The gains of nationalistic fervor, the vivid socialist dreams, the communist farce of equality; all these agendas are non-existent in an ordinary life. A common man who toils from daybreak to sunset does not care about the bickering of politics; all he cares is about bringing ample food to the table and see his children grow in a liberated world of contentment. He wants his country to flourish but fears the persecution of his family’s well-being. All Xu Sanguan desired was to breathe a blissful life with Xu Yulan and his three sons. All Genlong wanted was to marry his beloved woman and the rural folk in China yearned to provide a healthier life for their kin. For men, whose foreign language skills were restricted to couple alphabets relating to varied blood groups (A, AB, O, B…), the felonies of their administration flowed through the streams of their blood. The aroma of fried pork livers and the tingle of warm rice wine blended in the corroded smell of the blood; the pious meal that too came for the price of blood. The modest meal of pork livers and wine had been embedded deep into Sanguan’s blood cells and in the end its cravings haunted Sanguan, decades later in a much freer Chinese society, for the reason that selling blood had become Sanguan’s weapon in the war of poverty and humiliation and the subsequent meaty feast, a reward for winning the war.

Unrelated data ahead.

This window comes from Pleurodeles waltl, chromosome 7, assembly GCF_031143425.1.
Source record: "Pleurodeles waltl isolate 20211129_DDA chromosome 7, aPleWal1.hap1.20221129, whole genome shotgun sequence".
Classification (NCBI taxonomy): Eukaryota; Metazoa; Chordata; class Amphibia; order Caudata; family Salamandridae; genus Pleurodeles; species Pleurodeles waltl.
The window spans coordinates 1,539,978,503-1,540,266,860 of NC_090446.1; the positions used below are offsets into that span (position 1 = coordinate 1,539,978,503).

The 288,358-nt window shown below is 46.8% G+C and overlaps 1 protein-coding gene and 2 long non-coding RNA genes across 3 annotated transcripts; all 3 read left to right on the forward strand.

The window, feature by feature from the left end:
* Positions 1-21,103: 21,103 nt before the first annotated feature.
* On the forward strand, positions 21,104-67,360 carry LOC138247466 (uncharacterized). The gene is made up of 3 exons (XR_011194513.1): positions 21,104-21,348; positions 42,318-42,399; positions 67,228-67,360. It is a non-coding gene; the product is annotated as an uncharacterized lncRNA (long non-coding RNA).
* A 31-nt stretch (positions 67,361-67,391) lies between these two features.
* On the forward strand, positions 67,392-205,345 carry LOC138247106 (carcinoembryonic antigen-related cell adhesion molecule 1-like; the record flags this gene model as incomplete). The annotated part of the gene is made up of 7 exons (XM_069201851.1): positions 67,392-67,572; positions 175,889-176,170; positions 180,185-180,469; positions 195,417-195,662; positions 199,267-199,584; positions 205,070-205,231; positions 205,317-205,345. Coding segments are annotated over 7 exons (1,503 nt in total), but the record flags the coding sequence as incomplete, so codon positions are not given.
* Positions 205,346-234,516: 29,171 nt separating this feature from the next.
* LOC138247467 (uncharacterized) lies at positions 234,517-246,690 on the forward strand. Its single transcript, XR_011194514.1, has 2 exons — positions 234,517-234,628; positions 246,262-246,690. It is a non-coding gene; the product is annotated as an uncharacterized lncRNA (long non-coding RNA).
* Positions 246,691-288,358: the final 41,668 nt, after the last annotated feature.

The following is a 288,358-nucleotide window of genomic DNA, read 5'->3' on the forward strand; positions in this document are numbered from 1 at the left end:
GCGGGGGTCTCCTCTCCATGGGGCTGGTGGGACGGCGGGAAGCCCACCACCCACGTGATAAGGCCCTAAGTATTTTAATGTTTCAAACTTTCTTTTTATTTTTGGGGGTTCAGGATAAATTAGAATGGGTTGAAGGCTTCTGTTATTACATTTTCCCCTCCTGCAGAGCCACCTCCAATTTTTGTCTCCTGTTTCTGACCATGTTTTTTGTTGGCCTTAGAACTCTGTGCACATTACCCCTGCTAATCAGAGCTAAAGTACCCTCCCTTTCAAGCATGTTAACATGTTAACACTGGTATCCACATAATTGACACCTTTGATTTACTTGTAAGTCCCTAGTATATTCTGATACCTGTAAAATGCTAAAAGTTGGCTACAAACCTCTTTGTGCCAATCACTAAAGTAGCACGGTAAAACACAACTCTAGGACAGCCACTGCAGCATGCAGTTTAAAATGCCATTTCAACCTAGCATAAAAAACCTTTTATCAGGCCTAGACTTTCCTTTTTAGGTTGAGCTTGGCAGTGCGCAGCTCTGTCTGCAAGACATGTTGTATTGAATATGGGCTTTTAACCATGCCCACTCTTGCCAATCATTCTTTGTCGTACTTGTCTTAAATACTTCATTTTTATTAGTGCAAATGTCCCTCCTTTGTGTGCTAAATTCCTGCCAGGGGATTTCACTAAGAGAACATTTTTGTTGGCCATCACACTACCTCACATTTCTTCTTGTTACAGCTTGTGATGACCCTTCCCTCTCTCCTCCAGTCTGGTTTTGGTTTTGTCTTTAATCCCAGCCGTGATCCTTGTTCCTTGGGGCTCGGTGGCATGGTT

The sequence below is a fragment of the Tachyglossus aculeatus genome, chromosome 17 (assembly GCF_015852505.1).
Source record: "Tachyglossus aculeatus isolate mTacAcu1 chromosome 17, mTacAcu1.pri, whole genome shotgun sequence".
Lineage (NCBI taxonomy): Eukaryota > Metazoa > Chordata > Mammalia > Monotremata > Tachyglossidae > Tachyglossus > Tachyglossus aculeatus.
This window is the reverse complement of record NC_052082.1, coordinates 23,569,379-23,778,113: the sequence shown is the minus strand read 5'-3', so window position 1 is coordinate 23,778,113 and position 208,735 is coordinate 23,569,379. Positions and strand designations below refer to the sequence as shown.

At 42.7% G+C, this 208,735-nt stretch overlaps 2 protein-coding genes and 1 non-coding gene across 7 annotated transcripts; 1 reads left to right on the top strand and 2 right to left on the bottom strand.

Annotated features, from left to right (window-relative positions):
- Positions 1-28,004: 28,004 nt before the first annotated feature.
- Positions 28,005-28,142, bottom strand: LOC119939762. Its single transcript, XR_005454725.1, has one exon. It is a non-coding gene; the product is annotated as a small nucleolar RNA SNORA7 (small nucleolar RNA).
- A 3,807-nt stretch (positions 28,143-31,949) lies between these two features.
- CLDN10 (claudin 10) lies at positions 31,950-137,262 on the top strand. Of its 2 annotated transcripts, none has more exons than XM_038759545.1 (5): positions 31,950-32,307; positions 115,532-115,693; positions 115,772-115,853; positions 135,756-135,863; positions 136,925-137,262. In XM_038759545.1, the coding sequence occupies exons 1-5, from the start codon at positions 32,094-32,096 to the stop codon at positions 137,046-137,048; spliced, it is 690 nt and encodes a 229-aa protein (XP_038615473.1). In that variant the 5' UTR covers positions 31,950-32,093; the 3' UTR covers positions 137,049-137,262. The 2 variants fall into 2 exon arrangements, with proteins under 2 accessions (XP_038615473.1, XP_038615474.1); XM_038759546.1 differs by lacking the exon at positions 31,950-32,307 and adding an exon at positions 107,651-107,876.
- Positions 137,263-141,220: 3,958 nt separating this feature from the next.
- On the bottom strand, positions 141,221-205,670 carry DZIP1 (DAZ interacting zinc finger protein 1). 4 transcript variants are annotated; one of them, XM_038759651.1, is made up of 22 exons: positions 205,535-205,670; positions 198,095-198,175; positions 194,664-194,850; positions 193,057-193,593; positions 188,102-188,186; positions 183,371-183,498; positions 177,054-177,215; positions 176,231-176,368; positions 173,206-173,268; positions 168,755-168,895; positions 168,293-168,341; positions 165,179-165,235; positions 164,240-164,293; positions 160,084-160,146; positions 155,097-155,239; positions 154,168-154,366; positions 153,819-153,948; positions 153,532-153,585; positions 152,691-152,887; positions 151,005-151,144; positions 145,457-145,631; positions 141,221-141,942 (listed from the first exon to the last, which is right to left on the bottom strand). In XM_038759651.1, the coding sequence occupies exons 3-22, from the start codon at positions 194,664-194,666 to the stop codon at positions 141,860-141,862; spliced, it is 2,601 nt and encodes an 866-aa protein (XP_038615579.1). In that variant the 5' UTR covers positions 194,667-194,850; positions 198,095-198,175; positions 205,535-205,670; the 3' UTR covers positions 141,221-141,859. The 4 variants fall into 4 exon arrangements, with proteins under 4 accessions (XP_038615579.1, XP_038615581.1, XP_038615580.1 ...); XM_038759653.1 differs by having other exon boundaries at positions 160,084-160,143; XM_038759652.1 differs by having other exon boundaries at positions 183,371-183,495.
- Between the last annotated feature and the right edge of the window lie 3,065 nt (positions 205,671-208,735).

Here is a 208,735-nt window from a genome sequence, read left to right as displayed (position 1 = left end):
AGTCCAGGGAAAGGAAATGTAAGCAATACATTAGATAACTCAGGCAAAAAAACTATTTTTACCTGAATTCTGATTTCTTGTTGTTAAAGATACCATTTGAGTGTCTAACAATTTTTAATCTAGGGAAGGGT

I’m privileged for not having to experience the malice of poverty. I’m fortunate enough to have only seen my blood flow in mere couple drops and not like an angry river. Sadly, I truthfully know that there are several Sanguans, Ah Fengs and Genlongs with bursting bladders queuing in the sinister shadows of a medical clinic, wondering if their blood will fetch them a serving of fried pork liver and warm rice wine and maybe the child’s school fees. I can hear a steady affirmation from Xu Sanguan, after all we do share the same letter ‘O’.